With the help of our patrons community, we’ve given a grant to dance company Nova Grace Productions. Our good friend Marlita Hill spoke to Nova Grace’s Rosy Nevard about their new project, ‘Unlocked’—a project which emerged out of lockdown, taking their creative performances developed over Zoom and converting them into a new stage production.
As Rosy says, it’s tough to make the profit margins work on original productions! It’s a joy to help artists realise the projects that they want to create. Join our Patrons scheme for as little as £5 / month – and we can help companies like Nova Grace bring their brilliant ideas to the public.
You’re the artistic director of Nova Grace Productions. What should we know about Nova Grace?
We’re a collection of lovely dancers, Christian and non-Christian. I co-founded the company back in 2016 as a social enterprise. Our initial way of doing things didn’t work out—we’re now a charity. We do all sorts of projects, working internationally—giving people a chance to be involved in dance, to spread to joy, and use it as a way to connect with people.
We’ve started to do our own creative projects, too—theatre, choreography and dance.
Tell us more about what Sputnik is funding.
Thanks so much to Sputnik, and the supporters and patrons—it really does make a huge difference.
The whole project developed out of lockdown; theatres were closed, we had no work to do, back in March 2020. We started doing ballet classes on Zoom, just to keep active, and keep in touch. We started creating, and exploring the environment of our homes.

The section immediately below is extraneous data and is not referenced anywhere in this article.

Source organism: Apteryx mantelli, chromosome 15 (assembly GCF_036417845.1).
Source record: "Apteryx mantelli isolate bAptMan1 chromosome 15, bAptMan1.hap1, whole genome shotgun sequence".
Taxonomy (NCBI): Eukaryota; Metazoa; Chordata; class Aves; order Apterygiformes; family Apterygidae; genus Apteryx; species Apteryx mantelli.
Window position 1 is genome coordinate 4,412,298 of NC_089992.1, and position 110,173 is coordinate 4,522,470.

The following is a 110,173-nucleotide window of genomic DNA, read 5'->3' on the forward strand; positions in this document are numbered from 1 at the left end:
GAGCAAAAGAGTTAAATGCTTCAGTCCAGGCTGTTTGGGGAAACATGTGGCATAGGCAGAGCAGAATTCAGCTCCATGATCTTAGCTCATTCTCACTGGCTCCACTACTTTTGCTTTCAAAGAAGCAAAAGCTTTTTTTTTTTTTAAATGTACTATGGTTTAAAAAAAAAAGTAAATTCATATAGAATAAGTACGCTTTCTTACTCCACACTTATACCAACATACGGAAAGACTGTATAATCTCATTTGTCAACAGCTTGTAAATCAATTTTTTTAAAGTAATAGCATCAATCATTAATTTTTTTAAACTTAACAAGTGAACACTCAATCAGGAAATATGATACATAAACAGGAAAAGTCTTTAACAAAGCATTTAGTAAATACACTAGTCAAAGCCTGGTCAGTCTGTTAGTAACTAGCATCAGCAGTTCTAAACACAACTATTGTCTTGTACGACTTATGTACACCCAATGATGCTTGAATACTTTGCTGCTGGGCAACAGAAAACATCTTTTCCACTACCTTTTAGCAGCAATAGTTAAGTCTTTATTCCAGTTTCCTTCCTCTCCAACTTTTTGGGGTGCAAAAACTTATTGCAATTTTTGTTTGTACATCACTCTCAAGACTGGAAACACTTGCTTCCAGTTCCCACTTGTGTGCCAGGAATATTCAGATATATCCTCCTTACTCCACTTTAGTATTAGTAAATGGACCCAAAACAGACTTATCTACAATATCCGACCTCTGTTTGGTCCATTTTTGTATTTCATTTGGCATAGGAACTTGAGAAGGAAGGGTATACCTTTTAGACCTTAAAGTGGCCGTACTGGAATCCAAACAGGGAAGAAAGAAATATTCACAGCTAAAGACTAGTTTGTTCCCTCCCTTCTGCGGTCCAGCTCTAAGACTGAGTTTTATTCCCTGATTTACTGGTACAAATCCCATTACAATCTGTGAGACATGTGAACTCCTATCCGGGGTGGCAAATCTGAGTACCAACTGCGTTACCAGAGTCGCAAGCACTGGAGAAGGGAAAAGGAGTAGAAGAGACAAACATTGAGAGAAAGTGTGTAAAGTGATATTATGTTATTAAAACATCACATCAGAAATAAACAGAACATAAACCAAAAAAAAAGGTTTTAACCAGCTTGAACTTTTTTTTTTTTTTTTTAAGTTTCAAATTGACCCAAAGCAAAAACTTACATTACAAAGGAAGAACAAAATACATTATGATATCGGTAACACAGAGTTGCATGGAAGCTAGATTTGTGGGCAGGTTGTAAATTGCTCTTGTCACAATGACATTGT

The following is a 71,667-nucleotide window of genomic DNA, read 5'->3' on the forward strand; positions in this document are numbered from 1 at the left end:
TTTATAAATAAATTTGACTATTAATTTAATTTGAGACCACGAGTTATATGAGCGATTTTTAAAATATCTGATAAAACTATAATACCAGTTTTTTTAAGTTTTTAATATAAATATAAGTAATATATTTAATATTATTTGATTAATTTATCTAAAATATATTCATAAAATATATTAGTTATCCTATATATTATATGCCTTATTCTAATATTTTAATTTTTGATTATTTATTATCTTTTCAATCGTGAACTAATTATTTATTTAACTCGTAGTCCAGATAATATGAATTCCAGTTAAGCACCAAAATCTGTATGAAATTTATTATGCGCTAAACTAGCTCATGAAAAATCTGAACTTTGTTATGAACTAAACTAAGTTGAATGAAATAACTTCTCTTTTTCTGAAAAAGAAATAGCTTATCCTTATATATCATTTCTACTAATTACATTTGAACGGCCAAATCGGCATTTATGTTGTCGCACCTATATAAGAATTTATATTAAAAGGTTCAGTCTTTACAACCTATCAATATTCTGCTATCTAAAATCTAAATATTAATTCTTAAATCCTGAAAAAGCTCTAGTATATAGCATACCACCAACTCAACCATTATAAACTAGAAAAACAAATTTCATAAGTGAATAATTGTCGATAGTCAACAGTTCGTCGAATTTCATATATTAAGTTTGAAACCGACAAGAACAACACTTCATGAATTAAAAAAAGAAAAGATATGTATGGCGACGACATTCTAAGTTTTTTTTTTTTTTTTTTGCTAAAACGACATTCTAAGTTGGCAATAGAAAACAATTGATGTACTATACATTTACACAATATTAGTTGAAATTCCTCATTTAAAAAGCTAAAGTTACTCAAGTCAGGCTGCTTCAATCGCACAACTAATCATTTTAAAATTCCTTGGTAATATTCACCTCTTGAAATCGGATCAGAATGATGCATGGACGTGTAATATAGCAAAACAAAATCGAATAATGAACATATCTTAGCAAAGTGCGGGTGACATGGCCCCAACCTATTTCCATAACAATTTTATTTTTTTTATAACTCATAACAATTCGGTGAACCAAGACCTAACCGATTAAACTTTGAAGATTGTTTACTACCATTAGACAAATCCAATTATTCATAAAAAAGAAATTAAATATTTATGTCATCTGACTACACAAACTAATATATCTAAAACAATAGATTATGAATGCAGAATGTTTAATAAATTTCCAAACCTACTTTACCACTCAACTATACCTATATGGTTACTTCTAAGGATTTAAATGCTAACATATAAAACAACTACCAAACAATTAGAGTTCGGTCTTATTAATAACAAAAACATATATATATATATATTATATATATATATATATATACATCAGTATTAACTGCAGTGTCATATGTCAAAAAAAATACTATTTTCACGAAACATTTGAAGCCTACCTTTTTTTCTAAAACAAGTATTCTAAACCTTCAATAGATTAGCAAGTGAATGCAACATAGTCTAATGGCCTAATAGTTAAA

In the end, we had four 15-minute sections that we’d created at different moments in time, as the lockdowns came and went. We put them together for a virtual performance on Zoom; but as soon as we were able to get back together, we decided to adapt it for stage. We’ve now added a fifth section, using memory and spoken word, using people’s voices. We’re taking it on tour this week!
What was it like to adapt this work from a virtual context to a stage production?
It was so joyful to be back together again. Zoom kept us going, but it was so difficult dance-wise, to stay in time with each other! But adapting the piece has meant so much decision-making. It’s been exhausting.
But it has been fun and exciting. To have a live audience and that feedback, the energy and atmosphere, that’s what theatre is. So I’m really looking forward to it.
When people come to see ‘Unlocked’, what do you hope they walk away with?
We want people to come on the journey with us. Not everybody wants to talk about lockdown—we lived through it, we want to forget about it. But we feel it’s important to talk about things.
We want people to engage with their thoughts and emotions. To find positivity: we did get through it; but also it’s a nod to the hard times, and to the people who lost their lives, the sadness of the whole thing. We want to acknowledge it and pay our respects to it.
Your work explores social issues and difficult topics. What led you to do this, and why is dance the right medium?
Dance is the right medium because we’re dancers! Dance is the tool that I have. But the reason I really believe in it is that it can be interpreted by each person; it speaks without words, and sometimes expresses more than language can.
You’re normally sat in silence watching dance, so you have time to reflection, and your own thoughts, depending what moves you within what you’re seeing.
Finally, how do your faith and art inform one another in the way you work?
It definitely informs how I approach my work; often I don’t have a lot of confidence, in taking risks or pushing ideas that you don’t necessarily feel you’re qualified to pursue. But my confidence and my strength definitely comes from my faith.
And also how I work with other people—the Christians in our company want to use our work relationships to shine God’s light, to show patience, kindness, gentleness, to other people. Because those are not things that are always seen in pressurised environments, like theatre environments can be!